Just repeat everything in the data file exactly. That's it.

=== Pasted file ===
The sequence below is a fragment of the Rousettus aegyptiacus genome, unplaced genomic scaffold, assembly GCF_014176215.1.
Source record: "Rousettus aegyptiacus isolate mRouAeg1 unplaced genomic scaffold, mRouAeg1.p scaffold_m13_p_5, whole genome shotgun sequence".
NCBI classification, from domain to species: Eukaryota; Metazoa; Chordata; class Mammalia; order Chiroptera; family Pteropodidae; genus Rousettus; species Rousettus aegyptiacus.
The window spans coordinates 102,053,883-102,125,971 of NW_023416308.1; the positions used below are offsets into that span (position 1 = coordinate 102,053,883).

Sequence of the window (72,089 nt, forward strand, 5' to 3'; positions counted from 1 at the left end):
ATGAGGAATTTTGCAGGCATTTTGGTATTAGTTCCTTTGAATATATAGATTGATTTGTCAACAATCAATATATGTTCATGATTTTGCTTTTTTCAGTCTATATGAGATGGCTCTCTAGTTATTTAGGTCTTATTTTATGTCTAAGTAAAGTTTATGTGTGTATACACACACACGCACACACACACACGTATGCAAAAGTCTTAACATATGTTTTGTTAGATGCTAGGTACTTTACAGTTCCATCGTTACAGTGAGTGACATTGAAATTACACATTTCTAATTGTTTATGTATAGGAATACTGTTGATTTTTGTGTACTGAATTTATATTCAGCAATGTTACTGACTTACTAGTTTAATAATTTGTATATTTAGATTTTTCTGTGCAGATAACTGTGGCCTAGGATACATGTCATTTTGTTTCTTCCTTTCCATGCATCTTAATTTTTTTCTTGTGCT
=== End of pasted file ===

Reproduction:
The sequence below is a fragment of the Rousettus aegyptiacus genome, unplaced genomic scaffold, assembly GCF_014176215.1.
Source record: "Rousettus aegyptiacus isolate mRouAeg1 unplaced genomic scaffold, mRouAeg1.p scaffold_m13_p_5, whole genome shotgun sequence".
NCBI classification, from domain to species: Eukaryota; Metazoa; Chordata; class Mammalia; order Chiroptera; family Pteropodidae; genus Rousettus; species Rousettus aegyptiacus.
The window spans coordinates 102,053,883-102,125,971 of NW_023416308.1; the positions used below are offsets into that span (position 1 = coordinate 102,053,883).

Sequence of the window (72,089 nt, forward strand, 5' to 3'; positions counted from 1 at the left end):
ATGAGGAATTTTGCAGGCATTTTGGTATTAGTTCCTTTGAATATATAGATTGATTTGTCAACAATCAATATATGTTCATGATTTTGCTTTTTTCAGTCTATATGAGATGGCTCTCTAGTTATTTAGGTCTTATTTTATGTCTAAGTAAAGTTTATGTGTGTATACACACACACGCACACACACACACGTATGCAAAAGTCTTAACATATGTTTTGTTAGATGCTAGGTACTTTACAGTTCCATCGTTACAGTGAGTGACATTGAAATTACACATTTCTAATTGTTTATGTATAGGAATACTGTTGATTTTTGTGTACTGAATTTATATTCAGCAATGTTACTGACTTACTAGTTTAATAATTTGTATATTTAGATTTTTCTGTGCAGATAACTGTGGCCTAGGATACATGTCATTTTGTTTCTTCCTTTCCATGCATCTTAATTTTTTTCTTGTGCT